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Nearly 50% Of Top Tech Executives Across Sectors Will Prioritize AI Budgets: CNBC Survey

The survey highlights the accelerating pace of AI investments, despite the overall decrease in tech spending caused by rising interest rates.
Cover Image Source: Pexels/ Kindel Media
Cover Image Source: Pexels/ Kindel Media

Artificial intelligence (AI) has emerged as the leading area of focus for tech investments among almost half of the top technology executives in various sectors, per CNBC. The CNBC survey highlights that 47% of companies view AI as their priority for technological investments in the upcoming year, surpassing cloud computing, which currently stands at 21%.

The CNBC Technology Executive Council (TEC) conducted this biannual survey from May 15-June 20, gathering valuable perspectives from chief information officers, chief technology officers and chief information security officers across industries such as marketing, pharmaceuticals, telecom, utilities and the public sector.

Image Source: Pexels/Tranmautritam
Image Source: Pexels/Tranmautritam

The survey highlights the accelerating pace of AI investments despite the overall decrease in tech spending caused by rising interest rates. Approximately two-thirds of tech executives reported that their AI investments were gaining momentum. Interestingly, concerns about cost-cutting due to fears of a recession significantly decreased from over 30% in the previous year to just 16% currently.

Meeting customer demand for tech-driven products and solutions emerged as the biggest tech challenge for 26% of respondents, reflecting the increasing importance of AI in fulfilling consumer expectations.

Executives from various industries outlined the diverse applications of AI within their organizations. Diogo Rau, the chief information and digital officer at Eli Lilly, emphasized the use of generative AI in writing patient safety reports and clinical narratives with the potential to revolutionize drug discovery. Rau expressed excitement about the possibility of machines generating new molecules for medicines that may have been unimaginable to humans.

Generative AI is making its mark in customer relationship management as well. MetTel, a telecom company, has implemented AI functionality in their care center, as shared by Eddie Fox, their chief technology officer. Their AI system is capable of reading and understanding client emails, enabling swift action and significantly enhancing employee productivity and efficiency. Fox revealed that this technology has granted their team an additional 380 hours per month to focus on delivering exceptional customer care.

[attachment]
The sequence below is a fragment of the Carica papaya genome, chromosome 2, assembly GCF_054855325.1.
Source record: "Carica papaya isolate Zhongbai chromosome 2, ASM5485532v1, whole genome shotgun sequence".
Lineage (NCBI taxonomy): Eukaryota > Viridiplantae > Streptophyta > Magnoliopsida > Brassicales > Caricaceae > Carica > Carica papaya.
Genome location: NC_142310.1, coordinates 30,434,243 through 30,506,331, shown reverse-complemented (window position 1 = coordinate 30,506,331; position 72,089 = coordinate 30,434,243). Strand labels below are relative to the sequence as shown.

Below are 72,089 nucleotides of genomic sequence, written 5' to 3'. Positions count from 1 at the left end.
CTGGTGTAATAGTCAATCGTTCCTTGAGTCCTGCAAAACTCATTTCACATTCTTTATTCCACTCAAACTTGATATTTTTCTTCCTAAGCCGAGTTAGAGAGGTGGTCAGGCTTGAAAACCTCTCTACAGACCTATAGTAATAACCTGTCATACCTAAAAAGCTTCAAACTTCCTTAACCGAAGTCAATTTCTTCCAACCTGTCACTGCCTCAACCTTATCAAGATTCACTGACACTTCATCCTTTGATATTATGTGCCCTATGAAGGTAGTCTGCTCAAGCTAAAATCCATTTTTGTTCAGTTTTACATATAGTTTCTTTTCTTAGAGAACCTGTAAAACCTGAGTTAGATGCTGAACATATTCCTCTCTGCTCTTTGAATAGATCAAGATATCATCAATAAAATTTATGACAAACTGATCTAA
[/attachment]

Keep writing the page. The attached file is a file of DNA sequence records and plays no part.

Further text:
Image Source: istockphoto/Khanchit Khirisutchalual
Image Source: istockphoto/Khanchit Khirisutchalual

Moreover, technology executives have emphasized the utilization of generative AI across various domains. It has been employed to eradicate bias from job descriptions, generate marketing images, manage social media, address IT and HR tickets and facilitate knowledge transfer to younger employees. While some companies are still in the early stages of exploring AI, others have already implemented code generation tools, AI co-pilots and harnessed generative AI for investment decision-making.

Despite the growing emphasis on AI, cloud computing remains the most critical technology area for the majority of companies. Approximately 63% of TEC members cited the cloud as critically important for their company's tech strategy over the next 12 months, closely followed by 58% who acknowledged the significance of AI. Additionally, cybersecurity continues to be a major concern with 42% of respondents expressing increased worries about ransomware compared to a year ago.

Image Source: Pexels/Kindel Media
Image Source: Pexels/Kindel Media

AI's recent advancements are also making a significant impact on the cybersecurity landscape. Jim Richberg, vice president of information security at Fortinet, highlighted their decade-long use of AI to improve generative AI models and identify the subset of data generating the most predictive power.

Richberg emphasized that generative AI could enable organizations to customize and strengthen their cyber defense strategies, offering a proactive security posture. He also cautioned that malicious actors are already utilizing AI, giving them an early advantage. Generative AI could make it more challenging to detect and distinguish between legitimate and malicious content, including emails, voice communications and video interactions.

Image Source: Pexels/BlackJack3D
Image Source: Pexels/BlackJack3D

AI's Impact on Employment

When asked about the impact of AI on jobs, 47% of respondents believed that AI technologies would create more jobs than they would destroy. However, 26% predicted that AI would lead to job destruction while an equal percentage believed it was too early to determine.

Tech executives acknowledged that AI would inevitably transform social interactions and expressed concerns about companies that avoid AI due to fears. They emphasized the need for cautious optimism, taking into account potential societal impacts, intellectual property considerations, legislative actions and the evolving composition of future workforces.